The Inland Empire industrialmarket held strong through the first quarter. The impact of thecoronavirus pandemic has shown up in some quarterly reports forother asset classes; however, research from KidderMathews show the Inland Empire did not show any signs ofslowing at the start of the year, despite the disruption. Thequarter closed with industrial vacancy down 20 basis points to 4%and net absorption of more than 6 million square feet, including a1.2 million-square-foot lease signed by Kimberly-ClarkCorp.

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"We had pretty good momentum from the fourth quarter of 2019into 2020, and we have had three years of very strong metrics andmomentum that has carried us year-over-year into a very positiveclimate and activity," Dave Burback, SVP andmanaging director of Kidder Mathews' Inland Empire office, tellsGlobeSt.com. "If you broke the quarter down into thirds, the firsttwo months of the year were very positive. It started to take atoll in March."

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The industrial sector, in general, is widely expected tooutperform other asset classes through this crisis—although expertsare quick to remind that no asset class will be unscathed. If thatis the case, the Inland Empire's industrial market is thebest-positioned geographic market in the nation. "The Inland Empirewill benefit from this trend more than any other geographic regionin the country," says Burback. "It not only has the largest portsin the country but it has the ability to expand distributioncapacity, specifically in the ecommerce arena."

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There is even the potential for upside in this event,particularly among ecommerce retailers that have actually seen anincrease in sales. Burback says gained business is already areality. "Everyone got sent home. Many people assume that everyonein this country is an Amazon customer, but that is far from thetruth," he says. "People are now at home using Amazon for the firsttime, and they get a package and become believers. Historically,ecommerce has been increasing its market by 15% year-over-year, andI think that will accelerate, maybe to 25% going forwardyear-over-year. That success will largely be at the expense ofretail."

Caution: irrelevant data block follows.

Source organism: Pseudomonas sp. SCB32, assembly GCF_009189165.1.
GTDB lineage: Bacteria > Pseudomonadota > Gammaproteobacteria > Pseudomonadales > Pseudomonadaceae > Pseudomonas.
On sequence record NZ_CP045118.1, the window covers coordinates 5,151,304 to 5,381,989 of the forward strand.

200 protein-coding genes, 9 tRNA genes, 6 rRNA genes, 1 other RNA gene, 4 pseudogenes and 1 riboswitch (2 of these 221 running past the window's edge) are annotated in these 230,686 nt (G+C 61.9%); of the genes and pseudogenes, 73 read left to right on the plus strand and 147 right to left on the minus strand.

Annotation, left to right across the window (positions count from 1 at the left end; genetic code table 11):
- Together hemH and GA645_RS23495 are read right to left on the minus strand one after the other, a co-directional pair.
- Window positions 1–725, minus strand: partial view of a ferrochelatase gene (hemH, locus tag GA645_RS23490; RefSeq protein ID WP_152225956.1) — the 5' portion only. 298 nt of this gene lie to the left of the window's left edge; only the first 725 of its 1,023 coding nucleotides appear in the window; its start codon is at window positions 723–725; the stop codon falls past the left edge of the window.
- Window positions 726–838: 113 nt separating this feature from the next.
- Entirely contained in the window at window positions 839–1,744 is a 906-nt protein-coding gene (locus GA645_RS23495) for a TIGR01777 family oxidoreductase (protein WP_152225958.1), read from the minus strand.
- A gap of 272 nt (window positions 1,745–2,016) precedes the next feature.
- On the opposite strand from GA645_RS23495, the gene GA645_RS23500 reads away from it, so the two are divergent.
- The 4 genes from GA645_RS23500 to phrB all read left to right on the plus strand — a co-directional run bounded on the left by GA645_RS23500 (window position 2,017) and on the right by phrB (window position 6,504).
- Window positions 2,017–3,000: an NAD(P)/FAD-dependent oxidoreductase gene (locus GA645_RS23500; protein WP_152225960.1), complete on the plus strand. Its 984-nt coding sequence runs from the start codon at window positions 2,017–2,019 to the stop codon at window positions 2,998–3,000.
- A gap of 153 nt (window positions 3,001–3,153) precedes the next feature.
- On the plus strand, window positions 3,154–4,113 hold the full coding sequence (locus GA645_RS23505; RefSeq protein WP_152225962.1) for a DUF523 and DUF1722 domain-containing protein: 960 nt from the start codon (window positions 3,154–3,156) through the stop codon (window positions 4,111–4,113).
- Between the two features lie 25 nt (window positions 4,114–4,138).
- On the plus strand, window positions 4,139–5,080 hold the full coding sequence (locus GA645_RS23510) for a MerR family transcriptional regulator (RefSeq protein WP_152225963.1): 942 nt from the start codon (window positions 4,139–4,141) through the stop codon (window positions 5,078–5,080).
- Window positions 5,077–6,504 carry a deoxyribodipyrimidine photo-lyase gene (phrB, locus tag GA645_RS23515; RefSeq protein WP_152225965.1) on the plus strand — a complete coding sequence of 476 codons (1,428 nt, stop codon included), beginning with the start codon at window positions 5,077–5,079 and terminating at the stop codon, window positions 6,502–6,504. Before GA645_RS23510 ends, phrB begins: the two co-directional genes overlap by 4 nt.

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Prior to the pandemic, the Inland Empire had a supply demandimbalance, and while it is still too early to understand the realimpact of this event—and the first quarter report data isn'tcompletely correlated—that supply-demand imbalance won't disappearfollowing the pandemic. In fact, it could become more severe. Inthe first quarter, more than 5 million square feet of newindustrial space came to market, and the vacancy rate continued toinch down to 4%. As a result, many developers are pushing ahead oncurrent projects. "Large development projects are moving forward.It takes a good amount of time to entitle land for industrial useto build the larger industrial buildings," says Burback. "Thoseseem to be continuing on because when we come out of the back endof this, the timing will be good for new product to meet the needsof traditional warehouse distributors and ecommerce."

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This isn't to say that the Inland Empire doesn't have some harddays ahead. "We could have this conversation three months from now,and it will be night and day," says Burback. "I think there will bea significant impact, but out of all of the food groups, industrialwill fair better than others."

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Kelsi Maree Borland

Kelsi Maree Borland is a freelance journalist and magazine writer based in Los Angeles, California. For more than 5 years, she has extensively reported on the commercial real estate industry, covering major deals across all commercial asset classes, investment strategy and capital markets trends, market commentary, economic trends and new technologies disrupting and revolutionizing the industry. Her work appears daily on GlobeSt.com and regularly in Real Estate Forum Magazine. As a magazine writer, she covers lifestyle and travel trends. Her work has appeared in Angeleno, Los Angeles Magazine, Travel and Leisure and more.